The Science of Fairy Tales

A somewhat silly, but still amusing piece from Live Science:

Given that blondes generally have about 140,000 hairs on their heads, her hair should easily support the weight of many, many princes. However, there is more to this story.

If Rapunzel simply let down her hair and the prince started climbing immediately, her hair would not break, but it might rip out. Also, the rest of her body might not be able to support the weight. Thankfully, there are strategies that she can use to help reduce the strain on her head and body.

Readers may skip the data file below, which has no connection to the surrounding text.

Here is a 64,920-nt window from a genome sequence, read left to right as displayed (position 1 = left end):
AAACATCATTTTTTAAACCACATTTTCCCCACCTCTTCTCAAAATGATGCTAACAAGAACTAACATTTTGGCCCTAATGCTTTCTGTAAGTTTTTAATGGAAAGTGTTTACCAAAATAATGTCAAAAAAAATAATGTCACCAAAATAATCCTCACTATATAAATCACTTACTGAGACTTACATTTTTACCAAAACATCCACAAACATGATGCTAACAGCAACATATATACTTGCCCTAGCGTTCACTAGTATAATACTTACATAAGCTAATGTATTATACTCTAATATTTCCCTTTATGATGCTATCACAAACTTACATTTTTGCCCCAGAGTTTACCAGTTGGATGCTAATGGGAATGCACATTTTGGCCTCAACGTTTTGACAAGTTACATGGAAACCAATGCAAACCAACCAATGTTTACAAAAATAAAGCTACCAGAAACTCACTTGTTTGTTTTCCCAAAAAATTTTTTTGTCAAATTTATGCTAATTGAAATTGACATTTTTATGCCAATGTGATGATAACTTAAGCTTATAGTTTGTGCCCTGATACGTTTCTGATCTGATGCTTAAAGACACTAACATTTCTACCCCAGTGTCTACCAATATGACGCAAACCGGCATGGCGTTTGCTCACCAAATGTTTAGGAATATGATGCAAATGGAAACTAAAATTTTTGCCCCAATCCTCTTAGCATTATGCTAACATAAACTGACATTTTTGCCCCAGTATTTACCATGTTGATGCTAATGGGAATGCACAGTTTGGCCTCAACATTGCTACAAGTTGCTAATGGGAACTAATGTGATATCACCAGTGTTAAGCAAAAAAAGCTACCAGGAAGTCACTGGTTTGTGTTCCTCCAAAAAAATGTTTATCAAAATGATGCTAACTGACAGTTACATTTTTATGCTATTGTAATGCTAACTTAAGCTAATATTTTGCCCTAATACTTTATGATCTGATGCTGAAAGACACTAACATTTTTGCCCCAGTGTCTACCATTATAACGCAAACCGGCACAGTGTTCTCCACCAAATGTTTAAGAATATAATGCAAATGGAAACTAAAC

Nathan Harshman, Assistant Professor of Physics at American University in Washington, DC, suggests Rapunzel would be safer and more secure if she tied her hair around something before lowering it. “The whole idea is that you can use the friction of the hair against itself in the knot, and whatever it is tied around will support the weight of the prince.” That is a much better idea than making Rapunzel’s scalp the anchor point.

I’m bummed that the section on The Little Mermaid does not discuss the Hans Christian Andersen original, but rather the Dinsey version (which I admit is a delightful movie, it’s just very Disneyfied.)